Thursday, June 12, 2008

Some Thoughts on Sources

As much as I was amused by the spanking that Chris Matthews gave Kevin James over James’ historical ignorance regarding Neville Chamberlain, I was equally disturbed by James’ sources on topics upon which he imagines he is well informed. In discussing responsibility for 9/11, James cited a made-for-TV docudrama, Pathway to 9/11 after Air America’s Green cited a book written by a former National Coordinator for Counterterrorism Richard Clarke, Against All Enemies. I don’t know how many box tops James had to send in to get his law degree, but I think his evidence professor has reason to be embarrassed.

I was similarly disappointed when I picked up Richard Miniter’s Disinformation: 22 Media Myths That Undermine the War on Terror. I borrowed it from the local public library because a conservative blogger had identified it as a book he had read that touched on the Iraq War. I thought it would be interesting to compare it to another book I am reading, Hubris: The Inside Story of Spin Scandal and the Selling of the Iraq War by Michael Isikoff and David Corn.

The first thing I looked at was Miniter’s attempts to debunk what he calls the myth that “There is no connection between Iraq and as Queda.”
He began by the chapter by trying to convince his readers that he had reliable
information: Before exploring the myriad links between Iraq and al
Queda, let us consider sources. To be persuasive, the best sources have to
be authoritative and impartial—preferably independent of the White House.
So the main sources for this chapter are the official reports of the 9-11
Commission, bipartisan reports of the U.S. congressional committees, and news
stories written by staff members of overseas center-left dailies, mostly the
Guardian and the Observer (London) as well as established American publications,
such as the New Yorker, and respected Arabic-language newspapers, including

The main administration sources relied on this chapter
are Colin Powell, who was the most independent member and was certainly not a
cheerleader for war in Iraq, and former CIA director George Tenet, who was
appointed by President Clinton.

Frankly, I found this initial litany less than comforting. After all, George Tenet is the guy who told George Bush that the case for Saddam’s WMD was a slam dunk. Does the fact that he was appointed by Clinton really enhance his credibility? As far as established American publications go, The New York Times is both one of the most established and the most liberal papers in the United States but that was hardly a guarantee of its accuracy. Times reporter Judith Miller was a virtual mouthpiece for the administration in selling the Iraq War. Secretary of State Powell did indeed seek a diplomatic solution to the problems with Iraq, but he was not in the business of gathering intelligence on Iraq connections to terrorists. He had to rely on the same intelligence as the White House.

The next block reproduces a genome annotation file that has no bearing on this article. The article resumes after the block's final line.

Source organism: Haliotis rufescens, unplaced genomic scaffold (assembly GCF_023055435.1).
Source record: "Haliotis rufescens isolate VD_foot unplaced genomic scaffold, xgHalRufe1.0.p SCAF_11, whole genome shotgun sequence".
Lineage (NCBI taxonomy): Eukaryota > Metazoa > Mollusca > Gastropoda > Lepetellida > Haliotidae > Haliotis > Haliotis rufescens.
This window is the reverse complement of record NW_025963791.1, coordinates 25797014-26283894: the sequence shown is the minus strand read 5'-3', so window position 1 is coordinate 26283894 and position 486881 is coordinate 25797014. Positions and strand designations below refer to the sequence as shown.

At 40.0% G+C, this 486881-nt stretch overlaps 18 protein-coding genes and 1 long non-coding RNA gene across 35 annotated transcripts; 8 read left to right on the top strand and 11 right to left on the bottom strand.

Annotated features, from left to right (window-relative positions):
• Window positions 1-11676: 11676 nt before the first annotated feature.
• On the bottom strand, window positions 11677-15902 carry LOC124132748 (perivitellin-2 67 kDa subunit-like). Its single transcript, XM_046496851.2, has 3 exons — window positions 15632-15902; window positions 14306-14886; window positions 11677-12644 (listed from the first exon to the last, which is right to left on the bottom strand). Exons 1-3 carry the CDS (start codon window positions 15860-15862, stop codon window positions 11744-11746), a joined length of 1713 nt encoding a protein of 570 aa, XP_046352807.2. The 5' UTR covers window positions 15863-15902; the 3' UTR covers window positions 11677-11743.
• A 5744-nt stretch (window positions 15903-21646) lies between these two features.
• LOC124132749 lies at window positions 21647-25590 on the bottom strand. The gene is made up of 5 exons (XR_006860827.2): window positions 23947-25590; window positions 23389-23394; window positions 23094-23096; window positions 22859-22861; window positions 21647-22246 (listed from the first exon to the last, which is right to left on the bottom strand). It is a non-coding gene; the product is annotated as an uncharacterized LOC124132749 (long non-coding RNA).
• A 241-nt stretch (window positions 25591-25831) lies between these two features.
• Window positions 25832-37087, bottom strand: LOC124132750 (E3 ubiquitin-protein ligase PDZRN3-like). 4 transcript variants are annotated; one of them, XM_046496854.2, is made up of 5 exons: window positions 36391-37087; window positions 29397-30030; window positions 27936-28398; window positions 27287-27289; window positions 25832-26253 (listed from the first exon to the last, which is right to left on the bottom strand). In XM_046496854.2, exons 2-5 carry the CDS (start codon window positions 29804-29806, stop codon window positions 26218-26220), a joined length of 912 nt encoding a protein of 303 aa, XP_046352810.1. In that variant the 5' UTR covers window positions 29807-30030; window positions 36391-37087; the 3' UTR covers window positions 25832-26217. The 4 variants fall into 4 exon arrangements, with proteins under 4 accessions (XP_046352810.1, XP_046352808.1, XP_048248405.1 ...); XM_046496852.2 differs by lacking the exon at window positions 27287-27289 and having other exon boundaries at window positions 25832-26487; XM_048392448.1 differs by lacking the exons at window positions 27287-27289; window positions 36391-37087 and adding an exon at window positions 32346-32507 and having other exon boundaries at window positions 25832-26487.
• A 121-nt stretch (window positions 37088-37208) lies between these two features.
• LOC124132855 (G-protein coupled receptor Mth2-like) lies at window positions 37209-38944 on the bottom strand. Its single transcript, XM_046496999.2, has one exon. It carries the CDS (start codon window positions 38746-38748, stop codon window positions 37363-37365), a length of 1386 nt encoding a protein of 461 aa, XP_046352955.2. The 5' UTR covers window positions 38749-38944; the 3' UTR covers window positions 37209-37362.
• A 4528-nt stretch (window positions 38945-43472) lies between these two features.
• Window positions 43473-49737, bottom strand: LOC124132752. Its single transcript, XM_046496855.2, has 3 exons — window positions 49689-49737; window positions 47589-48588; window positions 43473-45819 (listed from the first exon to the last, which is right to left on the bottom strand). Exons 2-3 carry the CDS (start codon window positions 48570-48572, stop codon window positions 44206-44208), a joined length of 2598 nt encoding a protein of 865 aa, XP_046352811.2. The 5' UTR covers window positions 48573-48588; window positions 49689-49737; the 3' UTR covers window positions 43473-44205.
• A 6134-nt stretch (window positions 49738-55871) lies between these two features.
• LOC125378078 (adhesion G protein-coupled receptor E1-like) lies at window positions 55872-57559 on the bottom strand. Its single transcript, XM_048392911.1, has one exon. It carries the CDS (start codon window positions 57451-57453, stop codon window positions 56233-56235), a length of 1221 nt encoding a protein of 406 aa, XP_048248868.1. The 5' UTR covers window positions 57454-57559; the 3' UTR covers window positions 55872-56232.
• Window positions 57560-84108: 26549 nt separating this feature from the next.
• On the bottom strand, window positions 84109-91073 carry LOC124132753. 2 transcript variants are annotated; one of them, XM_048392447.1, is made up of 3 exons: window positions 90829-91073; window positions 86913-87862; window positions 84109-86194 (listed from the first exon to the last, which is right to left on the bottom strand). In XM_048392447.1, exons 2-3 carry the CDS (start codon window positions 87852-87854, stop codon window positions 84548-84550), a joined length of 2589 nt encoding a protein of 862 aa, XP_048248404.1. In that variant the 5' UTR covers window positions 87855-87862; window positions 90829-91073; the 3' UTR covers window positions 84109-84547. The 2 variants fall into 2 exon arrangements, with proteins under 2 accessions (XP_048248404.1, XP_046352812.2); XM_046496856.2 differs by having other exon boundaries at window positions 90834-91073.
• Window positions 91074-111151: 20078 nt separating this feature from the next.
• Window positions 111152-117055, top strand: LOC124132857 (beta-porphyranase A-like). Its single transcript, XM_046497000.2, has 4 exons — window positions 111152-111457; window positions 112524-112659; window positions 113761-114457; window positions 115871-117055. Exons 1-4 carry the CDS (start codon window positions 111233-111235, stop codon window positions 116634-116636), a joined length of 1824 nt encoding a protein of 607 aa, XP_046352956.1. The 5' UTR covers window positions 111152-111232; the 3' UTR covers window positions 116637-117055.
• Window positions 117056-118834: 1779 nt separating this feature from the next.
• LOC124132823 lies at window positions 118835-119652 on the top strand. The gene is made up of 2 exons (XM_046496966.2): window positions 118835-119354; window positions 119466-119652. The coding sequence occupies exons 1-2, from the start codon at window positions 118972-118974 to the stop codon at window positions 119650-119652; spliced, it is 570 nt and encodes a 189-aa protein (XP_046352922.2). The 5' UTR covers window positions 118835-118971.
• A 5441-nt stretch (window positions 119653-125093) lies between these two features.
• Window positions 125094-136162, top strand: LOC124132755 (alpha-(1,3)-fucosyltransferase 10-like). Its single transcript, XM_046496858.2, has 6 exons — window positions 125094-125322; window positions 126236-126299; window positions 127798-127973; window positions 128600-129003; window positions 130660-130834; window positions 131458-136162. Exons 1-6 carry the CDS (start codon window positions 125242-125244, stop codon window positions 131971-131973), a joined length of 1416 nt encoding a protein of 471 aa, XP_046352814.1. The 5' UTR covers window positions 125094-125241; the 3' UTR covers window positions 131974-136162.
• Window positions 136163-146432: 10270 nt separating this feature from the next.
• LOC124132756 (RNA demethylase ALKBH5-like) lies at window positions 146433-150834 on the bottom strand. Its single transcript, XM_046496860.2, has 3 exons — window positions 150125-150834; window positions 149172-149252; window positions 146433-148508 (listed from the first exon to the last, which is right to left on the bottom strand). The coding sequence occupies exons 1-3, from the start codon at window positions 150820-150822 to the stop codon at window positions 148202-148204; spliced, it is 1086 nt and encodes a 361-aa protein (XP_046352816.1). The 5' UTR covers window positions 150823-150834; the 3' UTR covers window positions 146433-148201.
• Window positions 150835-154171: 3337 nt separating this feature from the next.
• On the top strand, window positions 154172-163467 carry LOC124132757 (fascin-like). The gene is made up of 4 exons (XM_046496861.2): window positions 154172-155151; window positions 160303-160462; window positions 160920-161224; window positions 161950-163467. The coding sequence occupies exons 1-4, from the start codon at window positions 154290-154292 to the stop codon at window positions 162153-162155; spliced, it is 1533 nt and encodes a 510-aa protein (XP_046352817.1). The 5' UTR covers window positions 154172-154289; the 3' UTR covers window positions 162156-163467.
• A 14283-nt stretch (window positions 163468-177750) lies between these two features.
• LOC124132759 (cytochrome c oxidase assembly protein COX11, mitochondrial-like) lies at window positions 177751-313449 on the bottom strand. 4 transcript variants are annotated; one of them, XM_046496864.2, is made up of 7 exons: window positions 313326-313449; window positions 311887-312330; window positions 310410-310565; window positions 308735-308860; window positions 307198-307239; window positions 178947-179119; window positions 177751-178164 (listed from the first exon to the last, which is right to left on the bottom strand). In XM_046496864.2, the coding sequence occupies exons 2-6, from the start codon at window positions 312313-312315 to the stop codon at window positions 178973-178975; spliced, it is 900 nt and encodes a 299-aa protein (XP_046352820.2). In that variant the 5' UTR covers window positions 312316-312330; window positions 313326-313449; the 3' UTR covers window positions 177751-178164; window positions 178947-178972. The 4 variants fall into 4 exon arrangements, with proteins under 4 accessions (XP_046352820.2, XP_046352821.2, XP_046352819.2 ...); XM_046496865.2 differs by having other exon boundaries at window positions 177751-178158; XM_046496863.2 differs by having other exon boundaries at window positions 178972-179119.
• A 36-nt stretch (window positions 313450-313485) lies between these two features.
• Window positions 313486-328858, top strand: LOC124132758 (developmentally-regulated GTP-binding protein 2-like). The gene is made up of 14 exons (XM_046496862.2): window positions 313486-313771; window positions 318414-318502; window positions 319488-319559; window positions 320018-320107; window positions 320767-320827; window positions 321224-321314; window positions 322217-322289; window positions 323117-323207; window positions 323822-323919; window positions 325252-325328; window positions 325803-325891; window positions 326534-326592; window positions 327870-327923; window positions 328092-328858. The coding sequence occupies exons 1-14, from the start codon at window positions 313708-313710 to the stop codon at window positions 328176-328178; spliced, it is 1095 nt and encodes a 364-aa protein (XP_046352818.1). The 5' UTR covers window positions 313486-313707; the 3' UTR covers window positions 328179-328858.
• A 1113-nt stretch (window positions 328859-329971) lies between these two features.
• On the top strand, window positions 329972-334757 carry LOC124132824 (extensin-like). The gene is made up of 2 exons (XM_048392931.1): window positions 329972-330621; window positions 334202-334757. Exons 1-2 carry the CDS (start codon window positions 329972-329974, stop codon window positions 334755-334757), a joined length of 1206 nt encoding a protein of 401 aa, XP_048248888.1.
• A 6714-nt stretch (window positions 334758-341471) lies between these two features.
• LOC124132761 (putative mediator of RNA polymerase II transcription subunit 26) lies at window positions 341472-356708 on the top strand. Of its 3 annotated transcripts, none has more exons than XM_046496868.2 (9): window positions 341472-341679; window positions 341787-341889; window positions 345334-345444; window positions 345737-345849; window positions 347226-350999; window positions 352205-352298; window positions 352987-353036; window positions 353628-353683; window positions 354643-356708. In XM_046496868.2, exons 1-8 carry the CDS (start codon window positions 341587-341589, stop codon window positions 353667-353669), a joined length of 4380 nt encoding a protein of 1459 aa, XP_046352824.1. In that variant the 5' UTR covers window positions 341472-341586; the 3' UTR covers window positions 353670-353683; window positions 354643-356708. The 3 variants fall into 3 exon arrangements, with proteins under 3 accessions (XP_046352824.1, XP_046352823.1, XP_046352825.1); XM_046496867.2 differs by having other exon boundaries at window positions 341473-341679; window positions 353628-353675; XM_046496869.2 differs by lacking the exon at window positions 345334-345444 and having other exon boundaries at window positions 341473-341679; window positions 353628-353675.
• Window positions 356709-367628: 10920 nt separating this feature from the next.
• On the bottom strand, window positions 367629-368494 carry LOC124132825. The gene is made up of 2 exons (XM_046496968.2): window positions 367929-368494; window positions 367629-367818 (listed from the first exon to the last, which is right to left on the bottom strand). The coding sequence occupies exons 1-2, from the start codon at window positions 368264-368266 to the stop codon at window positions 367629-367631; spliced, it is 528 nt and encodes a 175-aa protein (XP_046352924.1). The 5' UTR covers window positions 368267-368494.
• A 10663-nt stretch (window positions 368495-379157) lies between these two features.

As I looked at Miniter’s footnotes, his claim to authoritative and impartial source began looking pretty thin. For example, his reliance on Powell all came from the one time that the Secretary of State had been an unabashed cheerleader for the war. At the request of President Bush, Powell made the big pitch to the United Nations on February 6, 2003. The first draft of his speech was written by Steven Hadley and Scooter Libby. Powell refused to make all the allegations that Libby and Hadley wanted because he thought the intelligence was too sketchy. Nevertheless, after receiving assurances from George “Slam Dunk” Tenet, Powell still passed on shaky allegations about aluminum tubes, unmanned drones, and mobile biological weapons laboratories. While the best known gaffes from that speech concerned WMD, the intelligence on the Iraq-al Queda connections has not held up very well either. The U.N. speech is probably the most biased least authoritative moment in Powell’s tenure as Secretary of State.

When I looked at the publications cited in Miniter’s footnotes, I failed to find much evidence of impartiality either. One third of the sixty footnotes for the chapter on Iraq’s connections came from one of the biggest cheerleaders for the Iraq War, William Kristol’s Weekly Standard. Since this publication is cited more than any other, it should certainly have been identified as one of Miniter’s “main sources.” While it appears that some of the articles concerned the 9/11 Commission Report, citing the neo-conservative’s take on the report is hardly the same thing as citing the report itself.

Maybe I’m a cynic, but it is hard for me to take seriously an author who claims to be looking for authoritative and unbiased sources, when in fact, he relies primarily on Powell’s speech to the United Nations and The Weekly Standard. Maybe he is counting on his readers’ credulity, or their stupidity, or their laziness. It is very sad in any case.

1 comment:

  1. My first thought on reading this post is that Kevin James is counting upon his public's blind loyalty to all things conservative and is himself rather lazy. He quotes sources with which he's familiar and spreads around just enough claims of liberality in those sources to make his case to his audience. There is always the hope that some unsuspecting centrist will listen and actually pay some attention based upon the appearance of balanced evidence.

    Keep up the good work.